1903 and 1903A3 Production and Serial No table.

Production and Serial Numbers Table
M1903 “Modified” and M1903A3

Remington Arms Company – World War II
(1) (2) (3) (4) (5)
Month Actual Accredited Inspection & Approval Calculated
& Factory Factory Invoice Final End-month
To Ordnance2
Ordnance Apprl.3
Serial Numbers.4
    October 101 0 0 3,000,100
    November 1,892 0 0 3,001,992
    December 7,031 891 1,273 3,009,023
    January 11,048 16,445 16,063 3,020,071
    February 15,158 11,981 11,981 3,035,229
    March 19,240 21,889 21,889 3,054,469
    April 24,189 25,982 25,982 3,078,658
    May 30,479 28,691 29,470 3,109,137
    June 30,351 32,941 32,162 3,139,488
    July 31,485 31,137 29,991 3,170,973
    August 31,049 28,981 30,127 3,202,022
    September 26,020 25,072 22,170 3,228,042
    October 30,615 34,284 37,160 3,258,657
    November 37,181 37,178 37,204 3,295,838
    December 43,379 43,200 43,200 3,339,2175
     January 48,024 44,418 44,618 3,388,572
     February 49,704 51,886 51,774 3,458,758
     March 59,065 58,477 3,520,614
     April 50,287 50,287 3,573,277
     May 35,980 35,982 3,710,958
     June 66,640 58,962 3,780,746
     July 42,094 49,770 3,824,829
     August 60,565 58,265 3,888,272
     September 64,080 66,523 3,955,409
     October 65,253 65,610 4,023,778
     November 62,141 61,774 4,088,927
     December 56,251 56,415 4,147,8876
37,822 38,025 4,187,457
20,560 20,560 4,209,XXX6




Grand Total: Incomplete: 1,055,7147 1,055,7147  
* Table Assumptions and Notes:
(Based in part on documents obtained by Clark Campbell from the Ilion, NY Remington Plant Manager files, circa 1955)
1. Actual assembled rifles in the Remington warehouse inventory awaiting Ordnance inspection as shown on the Planning Supervisor’s “Accounting Summary” dated March 9, 1943. No such comparable statistics are known to exist beyond February 1943. Since these were final assembled and tested rifles made ready for Ordnance Dept. inspection, they represent the earliest and most accurate base-data for approximate calculation of actual “end-of-month” production Serial Numbers (SNs) from the start of production through February, 1943.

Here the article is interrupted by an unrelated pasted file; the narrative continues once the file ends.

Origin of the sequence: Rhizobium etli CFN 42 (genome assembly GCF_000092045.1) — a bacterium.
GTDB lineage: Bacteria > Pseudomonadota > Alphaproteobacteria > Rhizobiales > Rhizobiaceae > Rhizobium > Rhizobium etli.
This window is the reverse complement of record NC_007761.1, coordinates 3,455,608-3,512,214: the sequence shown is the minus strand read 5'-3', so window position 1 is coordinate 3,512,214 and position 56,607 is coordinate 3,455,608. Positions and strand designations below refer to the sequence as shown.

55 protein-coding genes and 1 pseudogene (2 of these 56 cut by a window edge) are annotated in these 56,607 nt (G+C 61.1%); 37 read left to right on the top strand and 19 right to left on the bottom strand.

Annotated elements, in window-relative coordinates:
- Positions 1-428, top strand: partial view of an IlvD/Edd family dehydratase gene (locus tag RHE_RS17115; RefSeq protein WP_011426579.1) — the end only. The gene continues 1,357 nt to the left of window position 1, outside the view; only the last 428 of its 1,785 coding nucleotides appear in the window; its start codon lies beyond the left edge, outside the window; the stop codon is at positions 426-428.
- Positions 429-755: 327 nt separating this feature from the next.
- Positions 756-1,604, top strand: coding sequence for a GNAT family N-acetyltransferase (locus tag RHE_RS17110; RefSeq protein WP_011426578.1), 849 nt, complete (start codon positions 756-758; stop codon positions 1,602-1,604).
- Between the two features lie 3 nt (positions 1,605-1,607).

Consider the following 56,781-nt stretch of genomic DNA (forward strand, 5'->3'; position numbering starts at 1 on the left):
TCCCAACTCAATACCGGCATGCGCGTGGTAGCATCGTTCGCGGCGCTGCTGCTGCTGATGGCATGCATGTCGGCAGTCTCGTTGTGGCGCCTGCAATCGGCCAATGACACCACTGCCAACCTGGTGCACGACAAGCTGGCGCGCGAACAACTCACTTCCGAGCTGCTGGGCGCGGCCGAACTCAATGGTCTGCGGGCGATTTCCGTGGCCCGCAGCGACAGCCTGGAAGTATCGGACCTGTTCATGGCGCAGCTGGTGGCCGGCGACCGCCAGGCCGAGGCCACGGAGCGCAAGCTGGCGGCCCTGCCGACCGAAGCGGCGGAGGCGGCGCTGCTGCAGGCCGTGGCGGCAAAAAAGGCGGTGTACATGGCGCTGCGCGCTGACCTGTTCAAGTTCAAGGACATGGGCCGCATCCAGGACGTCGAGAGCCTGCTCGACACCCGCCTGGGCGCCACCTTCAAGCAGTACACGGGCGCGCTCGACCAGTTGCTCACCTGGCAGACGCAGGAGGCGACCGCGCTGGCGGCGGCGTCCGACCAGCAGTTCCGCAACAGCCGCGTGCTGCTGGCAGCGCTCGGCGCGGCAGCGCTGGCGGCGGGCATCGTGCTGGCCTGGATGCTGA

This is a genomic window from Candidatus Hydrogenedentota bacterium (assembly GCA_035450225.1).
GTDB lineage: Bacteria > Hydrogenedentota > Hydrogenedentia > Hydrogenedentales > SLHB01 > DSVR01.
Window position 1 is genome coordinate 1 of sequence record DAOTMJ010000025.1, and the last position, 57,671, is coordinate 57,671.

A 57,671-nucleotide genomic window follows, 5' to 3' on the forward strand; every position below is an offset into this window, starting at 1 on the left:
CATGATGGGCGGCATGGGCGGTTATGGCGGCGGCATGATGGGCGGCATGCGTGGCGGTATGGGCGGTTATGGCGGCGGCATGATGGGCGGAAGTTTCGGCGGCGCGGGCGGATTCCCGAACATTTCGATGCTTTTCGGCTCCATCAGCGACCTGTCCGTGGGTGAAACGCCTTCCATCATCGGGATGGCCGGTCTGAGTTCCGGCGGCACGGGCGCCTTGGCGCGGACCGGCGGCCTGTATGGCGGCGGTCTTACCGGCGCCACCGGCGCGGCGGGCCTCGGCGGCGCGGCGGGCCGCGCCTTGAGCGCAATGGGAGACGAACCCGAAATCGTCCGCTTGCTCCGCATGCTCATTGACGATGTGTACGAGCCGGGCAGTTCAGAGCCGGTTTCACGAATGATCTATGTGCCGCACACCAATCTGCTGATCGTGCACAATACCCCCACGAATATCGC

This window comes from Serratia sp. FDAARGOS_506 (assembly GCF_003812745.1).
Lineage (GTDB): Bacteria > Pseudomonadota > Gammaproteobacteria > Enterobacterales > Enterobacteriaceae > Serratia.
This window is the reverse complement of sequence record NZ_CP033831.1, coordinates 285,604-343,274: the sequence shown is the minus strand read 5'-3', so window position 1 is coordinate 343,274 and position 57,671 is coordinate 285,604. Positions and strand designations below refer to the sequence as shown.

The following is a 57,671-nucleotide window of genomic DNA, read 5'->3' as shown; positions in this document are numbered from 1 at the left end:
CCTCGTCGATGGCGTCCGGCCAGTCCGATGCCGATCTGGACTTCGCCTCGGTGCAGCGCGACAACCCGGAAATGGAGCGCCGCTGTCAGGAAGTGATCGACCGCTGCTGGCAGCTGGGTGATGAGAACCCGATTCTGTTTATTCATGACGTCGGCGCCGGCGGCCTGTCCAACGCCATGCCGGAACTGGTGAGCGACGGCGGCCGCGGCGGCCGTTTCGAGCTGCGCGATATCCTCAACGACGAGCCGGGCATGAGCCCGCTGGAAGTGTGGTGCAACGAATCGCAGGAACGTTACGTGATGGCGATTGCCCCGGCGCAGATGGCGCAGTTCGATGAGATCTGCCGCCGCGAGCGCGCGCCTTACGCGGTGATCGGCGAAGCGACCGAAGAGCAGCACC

2. Remington’s rifle production based on Ordnance Dept. inspection report data used for monthly invoicing for services rendered under contract. In absence of actual factory production records predating “final inspection” via note #1 above, the “factory invoice” record becomes the next most reliable statistical basis for approximating “end-of-month” SNs.
3. Final approved rifle production based on Ordnance Dept., Small Arms Branch, Industrial Division record summary dated March 10, 1944. This report reconciles in finality all rifle inspection approval issues that may have remained after close of each monthly billing period. It is considered the U.S. Government’s official production record.
4. Serial numbering began with SN 3,000,000 and numerically remained continuous to end of production except as shown below. All “end-of-month” SNs are calculated approximations only. Also, it is noted that final rifle assembly followed receiver serialization by an approximate average of 2 weeks. The factory shop-assembly process resulted in final rifle production in no particular SN order or sequence, therefore rifles with higher SNs than the number of rifles produced may exist for any given month.
  A. SN calculations reflect the reality “gaps” as well as “duplicates” within the serial numbering process. By definition, a SN gap is either a dropped or unaccounted for SN (“lost”); or a serially stamped, but defective receiver never used in making a fully assembled rifle, e.g. a “scrapped” receiver. These gaps in the SN sequence have resulted in more SNs assigned than rifles made. The total number of gaps is statistically estimated to be 33,487 based on known or observed SN data and purposely distributed proportionately for simplicity purposes each month for all rifles produced from January 1943 to the end of production. A SN duplicate merely represents more than one rifle with the same SN.